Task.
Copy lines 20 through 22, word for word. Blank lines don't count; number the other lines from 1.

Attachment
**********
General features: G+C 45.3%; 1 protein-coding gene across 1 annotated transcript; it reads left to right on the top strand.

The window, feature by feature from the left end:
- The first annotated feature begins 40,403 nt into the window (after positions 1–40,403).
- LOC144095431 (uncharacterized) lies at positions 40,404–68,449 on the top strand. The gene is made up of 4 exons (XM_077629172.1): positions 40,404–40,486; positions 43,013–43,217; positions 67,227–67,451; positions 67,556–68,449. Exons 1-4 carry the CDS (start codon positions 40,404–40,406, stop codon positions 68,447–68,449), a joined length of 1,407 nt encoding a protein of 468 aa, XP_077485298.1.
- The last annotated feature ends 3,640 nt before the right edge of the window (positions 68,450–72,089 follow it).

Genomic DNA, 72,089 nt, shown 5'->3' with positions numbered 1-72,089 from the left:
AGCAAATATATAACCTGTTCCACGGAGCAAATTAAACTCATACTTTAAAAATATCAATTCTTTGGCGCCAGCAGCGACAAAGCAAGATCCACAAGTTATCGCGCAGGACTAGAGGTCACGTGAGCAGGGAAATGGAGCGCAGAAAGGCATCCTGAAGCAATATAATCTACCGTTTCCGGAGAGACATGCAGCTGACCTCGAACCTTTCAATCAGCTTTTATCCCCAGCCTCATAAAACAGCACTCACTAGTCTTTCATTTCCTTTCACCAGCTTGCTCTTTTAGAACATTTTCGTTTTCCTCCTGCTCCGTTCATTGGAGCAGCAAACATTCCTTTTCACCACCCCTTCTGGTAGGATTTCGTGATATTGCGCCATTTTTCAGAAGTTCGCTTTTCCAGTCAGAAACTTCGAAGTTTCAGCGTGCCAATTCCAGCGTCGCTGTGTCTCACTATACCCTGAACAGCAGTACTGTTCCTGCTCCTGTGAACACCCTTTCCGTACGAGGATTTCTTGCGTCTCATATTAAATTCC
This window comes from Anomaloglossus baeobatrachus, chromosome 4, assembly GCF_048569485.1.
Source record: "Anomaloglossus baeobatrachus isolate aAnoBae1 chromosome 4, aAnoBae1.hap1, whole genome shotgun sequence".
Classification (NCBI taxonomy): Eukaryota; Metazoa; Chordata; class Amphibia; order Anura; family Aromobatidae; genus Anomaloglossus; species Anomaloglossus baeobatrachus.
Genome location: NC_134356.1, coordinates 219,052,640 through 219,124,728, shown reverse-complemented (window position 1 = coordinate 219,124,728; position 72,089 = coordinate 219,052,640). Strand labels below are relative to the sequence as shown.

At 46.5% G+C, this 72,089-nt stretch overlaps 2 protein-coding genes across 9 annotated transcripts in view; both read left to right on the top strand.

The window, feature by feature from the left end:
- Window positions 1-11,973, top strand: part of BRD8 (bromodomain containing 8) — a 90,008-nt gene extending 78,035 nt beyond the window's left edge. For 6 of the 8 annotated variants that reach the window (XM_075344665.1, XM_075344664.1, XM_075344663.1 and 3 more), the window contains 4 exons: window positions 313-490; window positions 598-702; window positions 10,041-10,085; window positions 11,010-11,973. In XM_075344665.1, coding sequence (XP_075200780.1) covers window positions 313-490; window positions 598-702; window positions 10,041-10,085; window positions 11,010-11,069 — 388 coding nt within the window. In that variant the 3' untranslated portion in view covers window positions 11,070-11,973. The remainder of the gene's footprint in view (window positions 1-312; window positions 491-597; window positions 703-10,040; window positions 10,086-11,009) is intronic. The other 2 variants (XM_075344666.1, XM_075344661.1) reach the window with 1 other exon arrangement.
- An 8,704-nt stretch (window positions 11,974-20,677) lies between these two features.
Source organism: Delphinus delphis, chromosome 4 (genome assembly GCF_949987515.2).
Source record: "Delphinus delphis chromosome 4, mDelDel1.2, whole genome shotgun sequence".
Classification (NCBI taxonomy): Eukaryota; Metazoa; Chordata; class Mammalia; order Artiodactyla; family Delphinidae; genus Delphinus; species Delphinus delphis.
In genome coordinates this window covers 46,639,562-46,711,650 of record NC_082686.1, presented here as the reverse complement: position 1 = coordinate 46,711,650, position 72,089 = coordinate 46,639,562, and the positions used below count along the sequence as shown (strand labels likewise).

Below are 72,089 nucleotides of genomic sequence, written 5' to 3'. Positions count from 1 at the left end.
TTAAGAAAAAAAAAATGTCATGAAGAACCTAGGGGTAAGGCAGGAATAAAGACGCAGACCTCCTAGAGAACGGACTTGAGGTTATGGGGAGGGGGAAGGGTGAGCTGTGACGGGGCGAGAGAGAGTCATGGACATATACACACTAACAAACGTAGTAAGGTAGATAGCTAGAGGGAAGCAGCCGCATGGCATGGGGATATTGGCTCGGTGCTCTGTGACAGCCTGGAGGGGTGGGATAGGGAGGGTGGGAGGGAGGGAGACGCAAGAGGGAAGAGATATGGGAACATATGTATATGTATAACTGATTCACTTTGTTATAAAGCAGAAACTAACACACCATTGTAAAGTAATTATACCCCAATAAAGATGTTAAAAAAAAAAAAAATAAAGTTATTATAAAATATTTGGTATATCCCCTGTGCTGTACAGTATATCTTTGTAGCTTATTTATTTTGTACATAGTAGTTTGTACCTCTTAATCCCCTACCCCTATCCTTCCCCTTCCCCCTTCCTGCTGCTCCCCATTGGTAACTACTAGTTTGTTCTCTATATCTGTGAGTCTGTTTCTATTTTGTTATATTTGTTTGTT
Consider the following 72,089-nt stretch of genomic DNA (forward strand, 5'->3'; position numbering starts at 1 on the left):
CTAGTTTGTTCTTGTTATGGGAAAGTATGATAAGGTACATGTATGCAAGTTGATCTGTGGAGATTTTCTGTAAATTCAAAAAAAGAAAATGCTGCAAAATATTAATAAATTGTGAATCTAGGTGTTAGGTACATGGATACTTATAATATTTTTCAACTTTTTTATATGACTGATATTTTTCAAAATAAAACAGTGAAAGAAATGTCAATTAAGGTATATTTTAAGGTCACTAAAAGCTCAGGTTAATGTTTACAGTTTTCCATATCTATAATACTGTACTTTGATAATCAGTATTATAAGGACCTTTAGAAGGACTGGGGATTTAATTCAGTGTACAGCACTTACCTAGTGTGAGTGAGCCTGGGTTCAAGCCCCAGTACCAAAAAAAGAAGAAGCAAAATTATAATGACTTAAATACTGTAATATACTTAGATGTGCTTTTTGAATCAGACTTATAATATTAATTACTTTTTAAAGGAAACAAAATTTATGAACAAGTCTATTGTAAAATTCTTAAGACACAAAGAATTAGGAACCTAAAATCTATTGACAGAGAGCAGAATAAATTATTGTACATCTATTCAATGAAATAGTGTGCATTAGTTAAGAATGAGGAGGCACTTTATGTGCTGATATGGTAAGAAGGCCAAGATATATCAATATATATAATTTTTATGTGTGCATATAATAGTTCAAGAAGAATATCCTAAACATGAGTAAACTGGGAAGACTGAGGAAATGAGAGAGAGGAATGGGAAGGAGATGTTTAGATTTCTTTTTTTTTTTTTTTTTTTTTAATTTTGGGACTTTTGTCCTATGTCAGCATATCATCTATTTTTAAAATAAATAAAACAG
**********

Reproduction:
Below are 72,089 nucleotides of genomic sequence, written 5' to 3'. Positions count from 1 at the left end.
TTAAGAAAAAAAAAATGTCATGAAGAACCTAGGGGTAAGGCAGGAATAAAGACGCAGACCTCCTAGAGAACGGACTTGAGGTTATGGGGAGGGGGAAGGGTGAGCTGTGACGGGGCGAGAGAGAGTCATGGACATATACACACTAACAAACGTAGTAAGGTAGATAGCTAGAGGGAAGCAGCCGCATGGCATGGGGATATTGGCTCGGTGCTCTGTGACAGCCTGGAGGGGTGGGATAGGGAGGGTGGGAGGGAGGGAGACGCAAGAGGGAAGAGATATGGGAACATATGTATATGTATAACTGATTCACTTTGTTATAAAGCAGAAACTAACACACCATTGTAAAGTAATTATACCCCAATAAAGATGTTAAAAAAAAAAAAAATAAAGTTATTATAAAATATTTGGTATATCCCCTGTGCTGTACAGTATATCTTTGTAGCTTATTTATTTTGTACATAGTAGTTTGTACCTCTTAATCCCCTACCCCTATCCTTCCCCTTCCCCCTTCCTGCTGCTCCCCATTGGTAACTACTAGTTTGTTCTCTATATCTGTGAGTCTGTTTCTATTTTGTTATATTTGTTTGTT
Consider the following 72,089-nt stretch of genomic DNA (forward strand, 5'->3'; position numbering starts at 1 on the left):